The Trump administration is still exploring ways to add a citizenship question to the 2020 decennial census, Justice Department lawyers told a federal judge in Maryland on Friday.

In a new filing, the DOJ promised U.S. District Judge George Hazel that he will be notified immediately if “the Commerce Department adopts a new rationale for including the citizenship question on the 2020 Decennial Census consistent with the decisions of the Supreme Court.”

The Supreme Court held last week that a citizenship question was legal, but said that Wilbur Ross, the commerce secretary, had not offered an honest rationale for adding it. The decision implied that the administration could still add the question if it provides a truthful justification.

Although time was short—the deadline to change the census was supposedly June 30—it was widely predicted that Secretary Ross would nevertheless present a new rationale. The administration had been litigating this case for more than a year and President Trump himself had taken a personal interest in the outcome.

But on Tuesday afternoon, the Justice and Commerce Departments defied expectations by announcing that they had abandoned the quest to include the question. Secretary Ross, who is a personal friend of President Trump, said that he had given the order to print the census without the question.

Then about 24 hours later, in a stunning development still not fully understood, the DOJ backtracked and told Judge Hazel it had been “instructed to examine whether there is a path forward…to include the citizenship question on the census.” Explaining the sudden reversal, media reports said that President Trump was displeased with the quick surrender and had been urged by prominent conservatives to continue the fight. (Perhaps he also felt that the white flag was a bit too French for his all-American 4th of July spectacular.)

Following the turnabout, Judge Hazel, who is overseeing a separate equal-protection challenge to the citizenship question, gave the DOJ until Friday to clarify its intentions. If the DOJ could not confirm by Friday that the question was out, Judge Hazel said that there would still be a live controversy warranting additional discovery. Two hours after the government told him it had not yet folded, Judge Hazel entered an order permitting the renewed discovery.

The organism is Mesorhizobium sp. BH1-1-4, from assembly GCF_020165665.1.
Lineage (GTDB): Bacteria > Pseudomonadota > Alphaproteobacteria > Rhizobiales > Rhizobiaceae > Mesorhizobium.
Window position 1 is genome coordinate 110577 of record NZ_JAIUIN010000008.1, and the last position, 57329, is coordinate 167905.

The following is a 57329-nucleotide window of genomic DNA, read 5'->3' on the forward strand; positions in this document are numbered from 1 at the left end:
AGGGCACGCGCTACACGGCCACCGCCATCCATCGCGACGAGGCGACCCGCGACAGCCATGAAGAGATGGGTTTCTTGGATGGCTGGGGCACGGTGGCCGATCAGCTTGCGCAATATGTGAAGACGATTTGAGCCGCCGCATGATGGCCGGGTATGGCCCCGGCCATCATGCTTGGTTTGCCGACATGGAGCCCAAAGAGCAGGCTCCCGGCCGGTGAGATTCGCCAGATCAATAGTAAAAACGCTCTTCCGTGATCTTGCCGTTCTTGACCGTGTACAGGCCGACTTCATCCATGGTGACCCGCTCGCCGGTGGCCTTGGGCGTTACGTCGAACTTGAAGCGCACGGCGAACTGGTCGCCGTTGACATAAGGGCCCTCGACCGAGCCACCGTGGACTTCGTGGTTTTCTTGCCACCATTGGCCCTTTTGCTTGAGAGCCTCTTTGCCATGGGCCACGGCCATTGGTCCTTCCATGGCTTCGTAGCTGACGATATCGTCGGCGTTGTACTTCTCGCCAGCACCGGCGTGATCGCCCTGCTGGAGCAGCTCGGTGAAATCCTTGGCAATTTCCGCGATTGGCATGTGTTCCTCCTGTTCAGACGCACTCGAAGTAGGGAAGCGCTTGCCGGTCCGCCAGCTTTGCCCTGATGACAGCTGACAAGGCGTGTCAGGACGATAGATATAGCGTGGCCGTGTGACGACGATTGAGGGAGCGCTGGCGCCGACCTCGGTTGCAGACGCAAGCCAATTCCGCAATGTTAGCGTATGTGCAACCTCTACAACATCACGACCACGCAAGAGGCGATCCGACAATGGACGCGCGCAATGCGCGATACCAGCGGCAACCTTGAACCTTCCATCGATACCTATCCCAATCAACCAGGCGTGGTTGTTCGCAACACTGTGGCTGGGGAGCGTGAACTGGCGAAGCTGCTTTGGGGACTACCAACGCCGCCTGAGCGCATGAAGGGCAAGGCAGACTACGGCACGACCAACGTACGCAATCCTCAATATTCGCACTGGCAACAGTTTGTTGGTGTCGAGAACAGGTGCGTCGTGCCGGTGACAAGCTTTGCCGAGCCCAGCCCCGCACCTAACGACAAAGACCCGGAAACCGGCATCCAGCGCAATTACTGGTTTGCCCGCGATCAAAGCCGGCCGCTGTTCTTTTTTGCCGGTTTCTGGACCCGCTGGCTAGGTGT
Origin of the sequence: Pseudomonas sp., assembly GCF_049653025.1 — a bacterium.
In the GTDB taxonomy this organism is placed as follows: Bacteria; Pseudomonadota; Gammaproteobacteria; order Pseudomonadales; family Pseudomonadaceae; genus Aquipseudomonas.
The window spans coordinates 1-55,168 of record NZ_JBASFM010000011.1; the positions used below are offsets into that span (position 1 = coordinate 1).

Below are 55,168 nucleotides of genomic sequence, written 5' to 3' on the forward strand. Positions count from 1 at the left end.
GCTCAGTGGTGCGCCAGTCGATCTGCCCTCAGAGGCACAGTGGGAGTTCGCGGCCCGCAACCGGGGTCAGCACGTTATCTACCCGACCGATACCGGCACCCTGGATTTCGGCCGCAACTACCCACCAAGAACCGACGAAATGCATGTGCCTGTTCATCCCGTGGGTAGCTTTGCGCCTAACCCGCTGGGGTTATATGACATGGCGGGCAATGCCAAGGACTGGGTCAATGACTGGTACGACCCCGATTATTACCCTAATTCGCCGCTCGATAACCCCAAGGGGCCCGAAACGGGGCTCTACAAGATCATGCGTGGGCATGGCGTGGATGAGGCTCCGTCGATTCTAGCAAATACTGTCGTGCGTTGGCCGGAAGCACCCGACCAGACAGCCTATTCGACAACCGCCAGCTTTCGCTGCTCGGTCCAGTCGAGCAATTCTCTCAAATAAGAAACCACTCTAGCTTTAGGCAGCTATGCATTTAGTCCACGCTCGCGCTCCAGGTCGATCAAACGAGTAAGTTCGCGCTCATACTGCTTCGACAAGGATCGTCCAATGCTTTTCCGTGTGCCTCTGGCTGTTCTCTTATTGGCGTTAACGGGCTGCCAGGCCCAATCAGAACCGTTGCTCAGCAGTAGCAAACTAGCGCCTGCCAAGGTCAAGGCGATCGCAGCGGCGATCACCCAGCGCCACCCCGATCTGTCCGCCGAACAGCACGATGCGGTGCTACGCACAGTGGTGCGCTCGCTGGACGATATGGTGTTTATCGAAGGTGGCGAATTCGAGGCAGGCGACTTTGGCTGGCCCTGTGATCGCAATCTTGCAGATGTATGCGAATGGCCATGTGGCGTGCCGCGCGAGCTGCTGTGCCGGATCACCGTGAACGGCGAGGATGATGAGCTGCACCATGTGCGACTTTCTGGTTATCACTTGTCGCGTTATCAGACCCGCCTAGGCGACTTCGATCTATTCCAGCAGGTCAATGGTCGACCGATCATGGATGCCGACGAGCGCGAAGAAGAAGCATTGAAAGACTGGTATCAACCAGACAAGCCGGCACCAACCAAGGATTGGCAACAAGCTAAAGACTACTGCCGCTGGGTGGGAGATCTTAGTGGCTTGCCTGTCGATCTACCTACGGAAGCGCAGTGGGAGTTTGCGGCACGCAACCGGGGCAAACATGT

If that weren’t enough for the DOJ to contend with, there is action on a different front too. The ACLU is arguing to Judge Jesse Furman, in the Southern District of New York, that the government should be barred from modifying the 2020 census because it previously claimed that the deadline for doing so was June 30.

The Court should apply the doctrine of judicial estoppel to hold Defendants accountable for their repeated and unequivocal representations that the Census Bureau must finalize the 2020 Census questionnaire by the end of June 30, 2019, and to prohibit Defendants from concocting a new basis to add a citizenship question to this Decennial Census.

Judge Furman has scheduled oral argument on this issue for July 23.

Assuming the political appointees in the administration are genuinely invested in the question (we know the President is, but is he motivating anyone else?), they have not…handled this situation optimally, shall we say. They should not be sending mixed signals about their intentions. They should not have wasted the entire week following the Supreme Court’s decision. They should not be publicly advertising the fact that they are searching for a new rationale, since that might lend credence to inevitable, and potentially meritorious, accusations of pretext.

Whatever is going on backstage—and it is probably even wilder than the farce unfolding before the public—the administration has to get its act together now or this case is over, if it isn’t already. The clock is ticking and the Census Bureau is continuing to print the census without the question. At a certain point, it will simply be too late or too expensive to print with the question, no matter what rationale is presented and no matter how receptive to it the Supreme Court might be.


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